Deborah was warned that someone coming out of such an operation could often appear to have had a stroke. Around five that afternoon she got the call that I was out of theatre. Machinery kept me breathing and dispensed the powerful drugs. There was a large hard plastic white pipe inserted into my throat sticking out of my mouth.
So that was Wednesday and that's how things stayed 'til Saturday and the induced coma was maintained. Deborah and Millie sat there patiently. On the Sunday it was back to theatre. Big danger. My heart was leaking and they sucked about half a litre of blood from round it.
Do I remember coming back to the surface? I don't think so. But I do recall the lovely Filipino male nurse with his broad American-accented English saying to Deborah and Millie, "He can't hear you yet." But I could.
I squeezed their hands. And sometime after that, I opened my eyes and there they were. I couldn't speak though. Not with a half inch pipe down my throat.
I couldn't sleep. Not for days. The staff urged me to try. But when I closed my eyes I saw only nightmare visions. It was unbearable. I was exhausted.
Somewhere along the line in those early days, they took out the pipe. When I spoke to Deborah, she couldn't understand me. My voice was a rasp. After a few days she began to wonder if the stroke thing had set in. Then, when both she and Millie could understand me, everything I said seemed to provoke gales of laughter. I was doolally.
One day towards the end, my nurse, Gina, was giving me a full wash in the bathroom while I hung off rails old people use. She told me that what happens in hospital stays in hospital but last night I was weird. She told me that a couple of the nurses had found me at three in the morning splayed out face down on the floor, having jumped over the walls of my bed. I told her I'd had to jump out of my aeroplane. I told her I had warned my brother that this was going to be rough. She said, "It's not an aeroplane, Paul. It's a bed." I said, "And it's a wreck after it hit the other bed." She said "There's no other bed in your room, Paul. And your bed is not a wreck." She carried on with the warm soapy flannel and I wondered what the hell was happening to my mind.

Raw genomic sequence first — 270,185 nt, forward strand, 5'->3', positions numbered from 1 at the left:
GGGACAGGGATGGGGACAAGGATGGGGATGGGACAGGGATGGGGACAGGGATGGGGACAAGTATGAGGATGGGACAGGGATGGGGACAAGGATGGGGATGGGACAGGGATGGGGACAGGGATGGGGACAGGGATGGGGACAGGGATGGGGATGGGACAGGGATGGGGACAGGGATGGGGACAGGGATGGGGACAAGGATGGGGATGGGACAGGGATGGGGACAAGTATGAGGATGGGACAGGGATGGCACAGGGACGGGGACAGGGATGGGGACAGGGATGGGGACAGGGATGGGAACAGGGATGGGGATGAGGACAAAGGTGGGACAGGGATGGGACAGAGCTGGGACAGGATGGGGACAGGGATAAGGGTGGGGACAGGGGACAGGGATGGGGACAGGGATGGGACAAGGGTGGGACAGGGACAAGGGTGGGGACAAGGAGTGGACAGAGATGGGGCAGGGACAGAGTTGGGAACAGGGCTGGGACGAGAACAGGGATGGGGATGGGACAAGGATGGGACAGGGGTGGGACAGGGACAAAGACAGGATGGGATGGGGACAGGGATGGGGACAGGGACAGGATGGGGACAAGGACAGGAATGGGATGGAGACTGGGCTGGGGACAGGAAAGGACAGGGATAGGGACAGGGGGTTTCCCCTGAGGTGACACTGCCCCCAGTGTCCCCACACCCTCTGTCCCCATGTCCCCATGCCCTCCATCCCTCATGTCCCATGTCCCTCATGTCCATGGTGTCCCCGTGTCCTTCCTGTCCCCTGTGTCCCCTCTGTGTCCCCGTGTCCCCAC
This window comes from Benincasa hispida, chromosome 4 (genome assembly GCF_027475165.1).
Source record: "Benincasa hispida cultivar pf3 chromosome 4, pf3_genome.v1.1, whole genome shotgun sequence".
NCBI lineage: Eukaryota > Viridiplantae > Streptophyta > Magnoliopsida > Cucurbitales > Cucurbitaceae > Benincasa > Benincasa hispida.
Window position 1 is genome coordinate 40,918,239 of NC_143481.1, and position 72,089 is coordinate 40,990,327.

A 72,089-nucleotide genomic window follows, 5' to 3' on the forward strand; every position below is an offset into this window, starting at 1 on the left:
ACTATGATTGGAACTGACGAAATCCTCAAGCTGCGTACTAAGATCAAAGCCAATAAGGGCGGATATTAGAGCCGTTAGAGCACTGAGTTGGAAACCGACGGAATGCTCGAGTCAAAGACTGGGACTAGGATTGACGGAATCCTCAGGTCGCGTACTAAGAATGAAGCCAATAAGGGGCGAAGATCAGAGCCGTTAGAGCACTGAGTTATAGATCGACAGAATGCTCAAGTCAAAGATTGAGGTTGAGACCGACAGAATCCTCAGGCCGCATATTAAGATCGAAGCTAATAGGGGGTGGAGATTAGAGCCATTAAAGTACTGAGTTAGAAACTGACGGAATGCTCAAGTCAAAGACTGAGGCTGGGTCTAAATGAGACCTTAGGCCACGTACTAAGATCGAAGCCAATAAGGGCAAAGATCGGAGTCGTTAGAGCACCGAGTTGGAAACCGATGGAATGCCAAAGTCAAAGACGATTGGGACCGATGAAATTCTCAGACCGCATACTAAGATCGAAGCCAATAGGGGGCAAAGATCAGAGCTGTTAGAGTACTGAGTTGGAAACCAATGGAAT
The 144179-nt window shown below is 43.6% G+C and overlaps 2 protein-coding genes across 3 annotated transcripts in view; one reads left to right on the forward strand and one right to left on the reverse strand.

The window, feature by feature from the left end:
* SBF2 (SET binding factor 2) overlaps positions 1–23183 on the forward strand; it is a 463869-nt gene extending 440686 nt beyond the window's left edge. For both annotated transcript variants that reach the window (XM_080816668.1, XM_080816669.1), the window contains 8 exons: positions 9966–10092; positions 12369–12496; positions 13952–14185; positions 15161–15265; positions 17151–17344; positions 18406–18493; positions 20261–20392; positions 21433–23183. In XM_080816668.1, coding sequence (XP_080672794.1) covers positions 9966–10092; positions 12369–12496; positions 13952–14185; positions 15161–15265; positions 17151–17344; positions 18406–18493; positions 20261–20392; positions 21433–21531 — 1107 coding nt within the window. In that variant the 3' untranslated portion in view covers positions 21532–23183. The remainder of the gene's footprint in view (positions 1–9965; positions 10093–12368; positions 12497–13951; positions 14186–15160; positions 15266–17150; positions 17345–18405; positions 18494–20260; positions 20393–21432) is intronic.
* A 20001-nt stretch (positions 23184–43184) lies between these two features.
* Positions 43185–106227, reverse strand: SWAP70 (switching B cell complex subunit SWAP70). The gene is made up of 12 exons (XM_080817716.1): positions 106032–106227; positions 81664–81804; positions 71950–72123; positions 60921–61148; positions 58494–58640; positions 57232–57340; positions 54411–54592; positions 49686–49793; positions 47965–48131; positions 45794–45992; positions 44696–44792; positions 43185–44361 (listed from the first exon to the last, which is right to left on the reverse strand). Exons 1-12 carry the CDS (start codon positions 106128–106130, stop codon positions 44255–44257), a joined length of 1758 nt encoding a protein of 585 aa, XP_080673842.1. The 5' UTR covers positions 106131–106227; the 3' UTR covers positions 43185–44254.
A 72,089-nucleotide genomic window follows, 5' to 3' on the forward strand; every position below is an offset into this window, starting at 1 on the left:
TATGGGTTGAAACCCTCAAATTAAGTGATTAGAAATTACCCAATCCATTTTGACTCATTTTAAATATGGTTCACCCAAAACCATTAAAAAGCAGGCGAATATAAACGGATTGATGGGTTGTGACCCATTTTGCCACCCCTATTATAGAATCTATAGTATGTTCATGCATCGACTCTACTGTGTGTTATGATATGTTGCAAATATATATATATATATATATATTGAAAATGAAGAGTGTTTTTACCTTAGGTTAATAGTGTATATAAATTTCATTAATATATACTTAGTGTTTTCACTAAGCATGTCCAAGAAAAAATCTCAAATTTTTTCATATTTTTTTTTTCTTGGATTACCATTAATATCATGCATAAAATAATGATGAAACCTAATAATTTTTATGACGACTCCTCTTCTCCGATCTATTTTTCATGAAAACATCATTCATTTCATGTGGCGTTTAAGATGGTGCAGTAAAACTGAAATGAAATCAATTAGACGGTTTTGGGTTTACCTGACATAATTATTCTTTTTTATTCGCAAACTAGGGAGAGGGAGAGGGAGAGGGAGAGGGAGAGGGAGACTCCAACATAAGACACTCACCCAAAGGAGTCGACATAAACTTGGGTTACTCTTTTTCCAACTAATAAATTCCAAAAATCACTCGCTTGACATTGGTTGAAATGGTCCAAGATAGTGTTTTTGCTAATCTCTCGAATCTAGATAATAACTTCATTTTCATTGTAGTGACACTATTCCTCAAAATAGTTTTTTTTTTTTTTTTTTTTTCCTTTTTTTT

Two nights after I came home to the farm, there was another vivid dream. Deborah had gone to a spare bedroom because I was too mad to sleep with. That night, Queen Elizabeth asked me to stack into piles all the broken Lancaster bomber tail guns I could find. It was terrifically hard work pushing those round. Eventually I found myself awake sitting on the edge of the bed trying to get my breathing under control.
By that afternoon I was in coronary care in Hawke's Bay Hospital. Another ambulance ride, poles on wheels and plastic bags of fluid spiking into my arms and the wonderful relief of the morphine again.
During that stay in hospital a very nice man showed up in my room one day. From Kapiti Coast Health, he said, a counsellor. He told me that if I wanted to talk about what I'd been through or if I wanted to cry he was available to listen. When he left I realised that while I am a lucky man who can talk to his wife about anything, I hadn't cried. And I wanted to cry.
I don't know why but I wanted to cry. And that afternoon, I cried a little.
I've written this not to suggest I'm the only person who's ever had open heart surgery. Not at all. But I've written it in good health, full of beans again, looking out on a golden spring day, the cold wind has gone and there is so much love in my life. What more could a man want?
And it's all because of brilliant cardiologists and nurses and a brilliant surgeon, David Haydock, and a team of men and women of extraordinary training and skill. Many people, I know, contributed to my restoration. Auckland has a proud history with a tradition of excellence, a lot of it pioneering.
I thank you all with, well, all of my heart.
Yes, it's a beautiful day. As Joe Biden might say, the wind has died and I'm alive.